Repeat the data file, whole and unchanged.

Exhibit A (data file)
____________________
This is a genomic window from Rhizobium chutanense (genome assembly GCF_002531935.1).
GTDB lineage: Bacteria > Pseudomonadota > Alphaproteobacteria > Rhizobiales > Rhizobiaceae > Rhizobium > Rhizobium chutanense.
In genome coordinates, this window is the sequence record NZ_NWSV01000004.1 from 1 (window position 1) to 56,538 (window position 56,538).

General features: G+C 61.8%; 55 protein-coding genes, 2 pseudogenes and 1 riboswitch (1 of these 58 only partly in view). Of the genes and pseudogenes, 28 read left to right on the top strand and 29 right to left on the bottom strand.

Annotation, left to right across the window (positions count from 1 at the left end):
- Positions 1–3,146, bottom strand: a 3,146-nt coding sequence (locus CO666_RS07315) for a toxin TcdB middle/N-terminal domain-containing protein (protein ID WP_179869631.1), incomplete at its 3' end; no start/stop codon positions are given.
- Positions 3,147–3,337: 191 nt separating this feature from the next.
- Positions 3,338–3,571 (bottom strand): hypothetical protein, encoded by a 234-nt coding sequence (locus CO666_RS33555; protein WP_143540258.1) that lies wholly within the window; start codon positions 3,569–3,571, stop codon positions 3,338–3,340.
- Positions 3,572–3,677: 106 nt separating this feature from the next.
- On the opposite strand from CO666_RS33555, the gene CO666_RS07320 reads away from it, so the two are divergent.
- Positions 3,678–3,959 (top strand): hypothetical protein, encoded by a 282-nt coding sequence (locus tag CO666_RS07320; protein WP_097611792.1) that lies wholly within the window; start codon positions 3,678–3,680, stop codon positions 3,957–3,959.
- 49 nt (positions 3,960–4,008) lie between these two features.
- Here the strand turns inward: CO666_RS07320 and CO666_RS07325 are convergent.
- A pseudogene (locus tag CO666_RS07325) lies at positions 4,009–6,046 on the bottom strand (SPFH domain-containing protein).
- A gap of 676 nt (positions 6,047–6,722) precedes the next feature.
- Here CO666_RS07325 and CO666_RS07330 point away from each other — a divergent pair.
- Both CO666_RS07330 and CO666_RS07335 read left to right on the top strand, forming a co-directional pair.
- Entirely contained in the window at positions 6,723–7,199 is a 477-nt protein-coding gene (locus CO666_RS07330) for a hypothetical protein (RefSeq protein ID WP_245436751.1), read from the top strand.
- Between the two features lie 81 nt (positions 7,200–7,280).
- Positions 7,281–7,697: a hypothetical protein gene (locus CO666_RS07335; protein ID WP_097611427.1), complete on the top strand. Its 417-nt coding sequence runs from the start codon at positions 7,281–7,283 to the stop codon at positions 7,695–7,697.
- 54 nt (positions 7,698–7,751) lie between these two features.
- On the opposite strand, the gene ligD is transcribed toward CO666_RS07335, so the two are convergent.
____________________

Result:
This is a genomic window from Rhizobium chutanense (genome assembly GCF_002531935.1).
GTDB lineage: Bacteria > Pseudomonadota > Alphaproteobacteria > Rhizobiales > Rhizobiaceae > Rhizobium > Rhizobium chutanense.
In genome coordinates, this window is the sequence record NZ_NWSV01000004.1 from 1 (window position 1) to 56,538 (window position 56,538).

General features: G+C 61.8%; 55 protein-coding genes, 2 pseudogenes and 1 riboswitch (1 of these 58 only partly in view). Of the genes and pseudogenes, 28 read left to right on the top strand and 29 right to left on the bottom strand.

Annotation, left to right across the window (positions count from 1 at the left end):
- Positions 1–3,146, bottom strand: a 3,146-nt coding sequence (locus CO666_RS07315) for a toxin TcdB middle/N-terminal domain-containing protein (protein ID WP_179869631.1), incomplete at its 3' end; no start/stop codon positions are given.
- Positions 3,147–3,337: 191 nt separating this feature from the next.
- Positions 3,338–3,571 (bottom strand): hypothetical protein, encoded by a 234-nt coding sequence (locus CO666_RS33555; protein WP_143540258.1) that lies wholly within the window; start codon positions 3,569–3,571, stop codon positions 3,338–3,340.
- Positions 3,572–3,677: 106 nt separating this feature from the next.
- On the opposite strand from CO666_RS33555, the gene CO666_RS07320 reads away from it, so the two are divergent.
- Positions 3,678–3,959 (top strand): hypothetical protein, encoded by a 282-nt coding sequence (locus tag CO666_RS07320; protein WP_097611792.1) that lies wholly within the window; start codon positions 3,678–3,680, stop codon positions 3,957–3,959.
- 49 nt (positions 3,960–4,008) lie between these two features.
- Here the strand turns inward: CO666_RS07320 and CO666_RS07325 are convergent.
- A pseudogene (locus tag CO666_RS07325) lies at positions 4,009–6,046 on the bottom strand (SPFH domain-containing protein).
- A gap of 676 nt (positions 6,047–6,722) precedes the next feature.
- Here CO666_RS07325 and CO666_RS07330 point away from each other — a divergent pair.
- Both CO666_RS07330 and CO666_RS07335 read left to right on the top strand, forming a co-directional pair.
- Entirely contained in the window at positions 6,723–7,199 is a 477-nt protein-coding gene (locus CO666_RS07330) for a hypothetical protein (RefSeq protein ID WP_245436751.1), read from the top strand.
- Between the two features lie 81 nt (positions 7,200–7,280).
- Positions 7,281–7,697: a hypothetical protein gene (locus CO666_RS07335; protein ID WP_097611427.1), complete on the top strand. Its 417-nt coding sequence runs from the start codon at positions 7,281–7,283 to the stop codon at positions 7,695–7,697.
- 54 nt (positions 7,698–7,751) lie between these two features.
- On the opposite strand, the gene ligD is transcribed toward CO666_RS07335, so the two are convergent.